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Researchers have identified a “multiple-deficit” model of the comorbidity between ADHD and dyslexia in which each disorder has multiple predictors-some specific and some shared.
Before DSM-IV, investigators identified a subset of symptoms termed “sluggish cognitive tempo” (SCT) that were thought to be distinct from the core features of ADHD.1 Features of SCT include daydreaming, difficulty in sustaining attention, decreased orientation, confusion, lethargy, drowsiness, and physical underactivity.2 Functionally, SCT manifests in reduced speed and efficiency of responses (ie, slow processing speed).
At the time of publication of DSM-IV, there was insufficient evidence to warrant a separate ADHD subtype to characterize SCT. More recent factor analytic investigations, however, have honed the definition of SCT to include 3 core symptoms-lethargy, underactivity, and slowness-that appear distinct from the inattention associated with ADHD and are hypothesized to be a function of earlier selective attention processes.3,4 Initially, proposed revisions for DSM-5 included a separate “restrictive inattentive” ADHD subtype that in many ways mimicked the SCT construct; however, upon publication of DSM-5, the restrictive inattentive subtype was not included, leading clinicians and researchers to continue their efforts to clarify the phenotype of SCT and to determine whether (or how) it overlaps with ADHD.
The answer may lie at the intersection between ADHD and dyslexia.
ADHD and dyslexia represent 2 common childhood disorders that co-occur more often than expected by chance.5 The most parsimonious explanation for the co-occurrence is that they partially share genetic risk factors, with a stronger genetic correlation between dyslexia and inattention than between dyslexia and hyperactivity.6 To this end, researchers have identified a “multiple-deficit” model of the comorbidity between ADHD and dyslexia in which each disorder has multiple predictors-some specific and some shared.7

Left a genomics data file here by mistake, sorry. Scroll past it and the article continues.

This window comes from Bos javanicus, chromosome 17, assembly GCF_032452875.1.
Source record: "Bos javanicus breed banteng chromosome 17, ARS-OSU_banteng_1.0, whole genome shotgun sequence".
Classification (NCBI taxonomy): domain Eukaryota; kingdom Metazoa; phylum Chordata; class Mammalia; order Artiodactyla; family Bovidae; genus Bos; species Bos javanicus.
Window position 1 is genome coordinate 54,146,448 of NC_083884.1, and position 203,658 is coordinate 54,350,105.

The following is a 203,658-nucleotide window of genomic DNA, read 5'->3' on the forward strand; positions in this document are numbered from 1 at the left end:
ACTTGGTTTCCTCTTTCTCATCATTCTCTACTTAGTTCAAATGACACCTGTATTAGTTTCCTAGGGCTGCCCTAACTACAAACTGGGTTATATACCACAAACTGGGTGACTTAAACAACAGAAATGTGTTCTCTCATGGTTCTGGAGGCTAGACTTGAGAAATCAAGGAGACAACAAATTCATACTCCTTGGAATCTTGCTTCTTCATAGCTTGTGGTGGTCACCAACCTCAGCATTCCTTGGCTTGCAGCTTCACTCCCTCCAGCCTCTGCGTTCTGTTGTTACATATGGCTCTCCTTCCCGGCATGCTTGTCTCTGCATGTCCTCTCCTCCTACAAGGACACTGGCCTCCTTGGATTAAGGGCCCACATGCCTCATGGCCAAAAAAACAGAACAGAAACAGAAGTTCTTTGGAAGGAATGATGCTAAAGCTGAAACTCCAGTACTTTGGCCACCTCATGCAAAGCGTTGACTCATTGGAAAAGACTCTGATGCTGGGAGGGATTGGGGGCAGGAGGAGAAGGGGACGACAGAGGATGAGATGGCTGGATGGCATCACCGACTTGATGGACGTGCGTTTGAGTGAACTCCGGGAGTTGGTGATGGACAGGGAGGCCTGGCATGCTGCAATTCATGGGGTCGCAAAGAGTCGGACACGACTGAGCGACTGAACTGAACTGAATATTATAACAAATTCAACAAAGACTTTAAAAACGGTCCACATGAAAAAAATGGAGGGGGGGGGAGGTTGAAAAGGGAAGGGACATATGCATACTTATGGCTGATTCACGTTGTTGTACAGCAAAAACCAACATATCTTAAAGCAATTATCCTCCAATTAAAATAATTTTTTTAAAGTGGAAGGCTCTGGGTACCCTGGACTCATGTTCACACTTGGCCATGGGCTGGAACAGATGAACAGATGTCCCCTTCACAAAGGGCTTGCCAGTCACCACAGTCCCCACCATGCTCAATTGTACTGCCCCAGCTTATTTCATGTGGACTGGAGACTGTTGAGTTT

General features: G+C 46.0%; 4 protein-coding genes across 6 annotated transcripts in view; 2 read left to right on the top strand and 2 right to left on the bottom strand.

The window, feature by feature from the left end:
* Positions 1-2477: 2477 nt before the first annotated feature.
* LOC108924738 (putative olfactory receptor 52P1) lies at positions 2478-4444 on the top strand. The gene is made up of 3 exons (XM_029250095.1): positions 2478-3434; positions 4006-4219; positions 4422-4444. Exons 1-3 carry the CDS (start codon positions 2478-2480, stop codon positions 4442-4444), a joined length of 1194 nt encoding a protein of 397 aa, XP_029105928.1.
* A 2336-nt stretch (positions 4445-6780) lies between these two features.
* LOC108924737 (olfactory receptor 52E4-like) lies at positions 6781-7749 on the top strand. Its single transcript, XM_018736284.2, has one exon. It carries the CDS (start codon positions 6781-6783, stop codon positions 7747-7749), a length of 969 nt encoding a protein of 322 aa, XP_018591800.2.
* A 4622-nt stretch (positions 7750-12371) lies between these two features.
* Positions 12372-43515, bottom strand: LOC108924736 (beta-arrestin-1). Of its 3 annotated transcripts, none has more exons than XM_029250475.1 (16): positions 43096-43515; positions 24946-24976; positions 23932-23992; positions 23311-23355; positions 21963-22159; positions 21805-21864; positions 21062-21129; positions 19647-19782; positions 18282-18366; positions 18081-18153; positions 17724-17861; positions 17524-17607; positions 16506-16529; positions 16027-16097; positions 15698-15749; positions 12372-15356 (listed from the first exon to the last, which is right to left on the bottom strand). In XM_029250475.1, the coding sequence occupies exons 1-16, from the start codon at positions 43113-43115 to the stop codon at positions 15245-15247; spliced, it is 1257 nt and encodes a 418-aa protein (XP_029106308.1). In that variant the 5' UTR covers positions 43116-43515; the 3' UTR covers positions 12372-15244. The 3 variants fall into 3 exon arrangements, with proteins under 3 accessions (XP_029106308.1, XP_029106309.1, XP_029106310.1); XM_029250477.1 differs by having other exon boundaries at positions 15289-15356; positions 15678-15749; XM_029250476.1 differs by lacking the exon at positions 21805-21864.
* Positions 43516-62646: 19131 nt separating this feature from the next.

The ADHD model includes one unique predictor (response inhibition) and one shared predictor (processing speed), while the dyslexia model includes 2 unique predictors (phonological awareness and naming speed) and one shared predictor (processing speed). Here, processing speed represents the speed with which a task is completed with reasonable accuracy. Children with ADHD commonly display slow processing speed.8 However, slow processing speed is also observed in children with dyslexia.9 Moreover, becoming a skilled reader involves adequate reading fluency, which is linked to efficient processing speed. Thus, while processing speed is separable from the core phonological deficit in dyslexia, it can influence reading fluency, even among individuals who can read single words accurately (ie, those without “classic” phonological dyslexia), and can affect the development of more complex academic skills such as reading comprehension.11
To this end, processing speed, a core feature of the SCT construct, may represent a promising candidate for a behavioral “polyphenotype” (ie, a phenotype constituting core deficits of more than one disorder), whose psychological makeup can account for comorbidity between neurodevelopmental conditions and those with genetic architecture that can account for the genetic correlations between these highly prevalent disorders.10
It is hypothesized that examination of the shared phenotypic variance between ADHD and dyslexia via the SCT construct will provide more specificity than examination of attentional factors alone. Researchers and clinicians are encouraged to consider the potential mediating influence of SCT in understanding outcomes in children with ADHD and/or dyslexia, and to consider treatments that attend to the potentially unique influence of SCT.11
Dr Mahone is Director of Neuropsychology at the Kennedy Krieger Institute and Professor of Psychiatry and Behavioral Sciences at the Johns Hopkins University School of Medicine, Baltimore, Maryland. He reports that he has received support by the NIH/CTSA grant (UL10RR25005).
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